On June 23, Colorado Attorney General Phil Weiser announced that his office had reached a settlement with Red Rocks Credit Union to refund Colorado consumers more than $300,000 after the credit union failed to refund unearned guaranteed automobile protection (GAP) premiums entitled to consumers under state law.
The settlement is the fifth such resolution with automobile lenders and GAP administrators by the Colorado attorney general in the past two years. Scrutiny will likely continue since the state attorney general’s office previously issued at least 10 investigative subpoenas related to GAP products, while also leading coordinated efforts with other state attorneys general.
GAP is a debt cancellation product frequently sold by auto dealers to customers who finance their automobile purchases through the dealer, a type of financing arrangement known as indirect auto lending. The price of GAP is often paid in full at the time of purchase and financed along with the vehicle, and the GAP contract is assigned after origination by the dealer to an indirect auto lender that services the loan. Dealers, not indirect lenders, typically receive the amount paid for GAP. In the event a car is totaled in an accident, the car buyer’s primary automobile insurance typically pays only fair market value, which may be less than the amount owed on the loan due to a vehicle’s depreciation. GAP is designed to cover a portion of this remaining balance or “gap” owed to the lender on the finance agreement.
GAP Refund Obligations
Because GAP is tied to the term of the customer’s finance agreement, the purchaser is often entitled to a refund of the “unused” portion of GAP if the finance agreement ends early, for example, if the buyer pays off the car loan early or if the car is repossessed.
Regarding GAP refunds, the indirect auto lender’s obligations vary based upon the state in which the transaction originated. In most states, GAP refund obligations are governed by the terms of the GAP agreement executed between the customer and the dealer, which generally include the procedure for customers to request a refund from the dealer that processes the cancellation and issues a refund.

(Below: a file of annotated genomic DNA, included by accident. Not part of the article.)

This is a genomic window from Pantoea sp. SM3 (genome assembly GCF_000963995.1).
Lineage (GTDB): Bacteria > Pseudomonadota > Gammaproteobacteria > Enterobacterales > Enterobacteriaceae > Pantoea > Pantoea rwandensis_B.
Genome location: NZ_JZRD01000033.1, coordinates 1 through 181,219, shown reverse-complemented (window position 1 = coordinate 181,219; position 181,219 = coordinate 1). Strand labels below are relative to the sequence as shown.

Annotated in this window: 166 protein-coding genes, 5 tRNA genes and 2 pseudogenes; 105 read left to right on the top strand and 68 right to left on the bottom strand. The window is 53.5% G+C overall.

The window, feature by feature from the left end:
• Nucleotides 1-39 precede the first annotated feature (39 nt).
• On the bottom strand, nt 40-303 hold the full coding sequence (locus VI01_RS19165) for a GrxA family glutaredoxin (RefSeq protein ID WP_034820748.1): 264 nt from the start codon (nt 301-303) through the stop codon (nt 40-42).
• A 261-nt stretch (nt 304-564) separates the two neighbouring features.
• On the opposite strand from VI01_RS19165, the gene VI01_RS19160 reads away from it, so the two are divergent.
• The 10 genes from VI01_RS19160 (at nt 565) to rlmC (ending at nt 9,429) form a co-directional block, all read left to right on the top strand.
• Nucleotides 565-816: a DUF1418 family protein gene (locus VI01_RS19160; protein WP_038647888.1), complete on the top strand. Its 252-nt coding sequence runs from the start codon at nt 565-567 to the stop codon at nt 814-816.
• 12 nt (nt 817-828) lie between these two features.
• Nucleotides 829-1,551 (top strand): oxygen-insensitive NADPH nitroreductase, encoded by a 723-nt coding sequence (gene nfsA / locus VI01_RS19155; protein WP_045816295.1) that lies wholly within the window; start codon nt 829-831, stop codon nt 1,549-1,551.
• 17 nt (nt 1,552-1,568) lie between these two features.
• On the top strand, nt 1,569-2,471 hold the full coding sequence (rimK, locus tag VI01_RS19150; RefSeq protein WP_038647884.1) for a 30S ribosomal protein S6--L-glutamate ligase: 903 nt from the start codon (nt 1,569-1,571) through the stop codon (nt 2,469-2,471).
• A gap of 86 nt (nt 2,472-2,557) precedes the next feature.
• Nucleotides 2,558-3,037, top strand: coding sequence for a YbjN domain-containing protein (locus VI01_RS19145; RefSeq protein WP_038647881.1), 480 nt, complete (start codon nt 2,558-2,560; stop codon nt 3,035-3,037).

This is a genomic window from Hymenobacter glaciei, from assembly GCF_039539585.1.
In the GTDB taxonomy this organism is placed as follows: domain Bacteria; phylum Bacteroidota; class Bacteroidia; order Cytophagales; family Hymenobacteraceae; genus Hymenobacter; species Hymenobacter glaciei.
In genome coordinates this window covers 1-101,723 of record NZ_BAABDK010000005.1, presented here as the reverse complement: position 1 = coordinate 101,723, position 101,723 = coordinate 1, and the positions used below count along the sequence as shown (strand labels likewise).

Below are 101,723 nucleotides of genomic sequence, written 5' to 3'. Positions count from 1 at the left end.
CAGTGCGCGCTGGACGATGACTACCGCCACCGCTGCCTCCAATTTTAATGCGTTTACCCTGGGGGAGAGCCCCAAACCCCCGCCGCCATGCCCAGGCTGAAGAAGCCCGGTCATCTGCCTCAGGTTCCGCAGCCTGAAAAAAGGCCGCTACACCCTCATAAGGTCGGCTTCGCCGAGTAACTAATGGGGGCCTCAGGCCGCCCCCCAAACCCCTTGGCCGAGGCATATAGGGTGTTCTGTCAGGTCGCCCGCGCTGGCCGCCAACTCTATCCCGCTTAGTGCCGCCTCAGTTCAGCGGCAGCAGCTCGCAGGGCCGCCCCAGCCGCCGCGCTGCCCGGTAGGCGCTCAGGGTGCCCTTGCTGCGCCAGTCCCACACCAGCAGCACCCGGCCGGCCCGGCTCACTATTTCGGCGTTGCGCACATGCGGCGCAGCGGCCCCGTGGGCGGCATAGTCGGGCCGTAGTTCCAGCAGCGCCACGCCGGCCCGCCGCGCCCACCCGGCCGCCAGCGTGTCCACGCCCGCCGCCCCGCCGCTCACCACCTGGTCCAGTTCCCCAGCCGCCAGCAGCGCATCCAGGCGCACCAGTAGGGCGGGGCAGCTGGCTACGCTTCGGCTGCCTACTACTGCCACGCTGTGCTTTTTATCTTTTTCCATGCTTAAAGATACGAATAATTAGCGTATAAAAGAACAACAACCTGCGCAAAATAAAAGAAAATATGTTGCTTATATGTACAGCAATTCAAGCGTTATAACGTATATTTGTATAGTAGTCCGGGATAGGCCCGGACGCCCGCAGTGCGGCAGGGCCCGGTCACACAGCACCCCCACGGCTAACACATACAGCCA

However, a minority of states, including Colorado, place certain obligations on indirect auto lenders to ensure that a customer receives a refund of a portion of the GAP cost when his or her loan ends early, whether or not the customer affirmatively requests the refund.
Colorado’s Resolution With Red Rocks Credit Union
In early 2022, Red Rocks Credit Union reached a settlement in a class-action lawsuit with consumers, seeking class relief for an alleged failure to issue GAP refunds. Red Rocks Credit Union knew of the Colorado attorney general’s ongoing GAP enforcement actions against other institutions. Therefore, as part of the class-action settlement, Red Rocks Credit Union proactively sought a release from the Colorado attorney general’s office to release the credit union from any legal action so long as Red Rocks paid full refunds plus interest to affected Colorado consumers. To date, Red Rocks Credit Union has paid out approximately $312,000 in refunds to over 1,300 consumers.
Under the settlement terms, Red Rocks Credit Union will ensure that GAP refunds are made to all consumers as provided under Colorado law. Red Rocks Credit Union will also verify refund totals and will permit an audit by Colorado’s UCCC administrator (a division of the Colorado attorney general’s office) any time over the next year to ensure compliance. The settlement does not include any additional monetary penalty.
The is the fifth resolution in the past two years where the Colorado attorney general has required refunds of GAP fees, including several settlements with national banks. For example, in May 2021, Colorado GAP administrator American Assurance Corporation (AAC) entered into an assurance of voluntary compliance with Colorado’s UCCC administrator, with AAC agreeing to fully refund GAP fees improperly withheld (a GAP administrator acts as an intermediary between lenders, dealers, and customers). As with Red Rocks Credit Union, no monetary penalties were assessed in addition to the GAP refunds because AAC proactively reached out to the Colorado attorney general’s office about its failure to make these refunds, “accepted responsibility,” and worked “in good faith and on a voluntary basis” to refund the 171 implicated customers in the amount of $121,983. In addition, in March, Colorado announced that it secured the return of unearned GAP premiums, totaling $9.5 million for over 50,000 Colorado consumers.
Attorney General Weiser’s press release made clear that Colorado’s scrutiny of lenders and GAP administrators is not over, stating: “This settlement reflects our office’s efforts to ensure hardworking consumers are not cheated out of money … denying a consumer GAP refunds to which they are entitled is unfair and illegal.”
With five resolutions resulting in over $10 million in GAP refunds in the past two years, we would expect the Colorado attorney general to continue to scrutinize whether lenders and GAP administrators are complying with state laws regarding the return of GAP fees.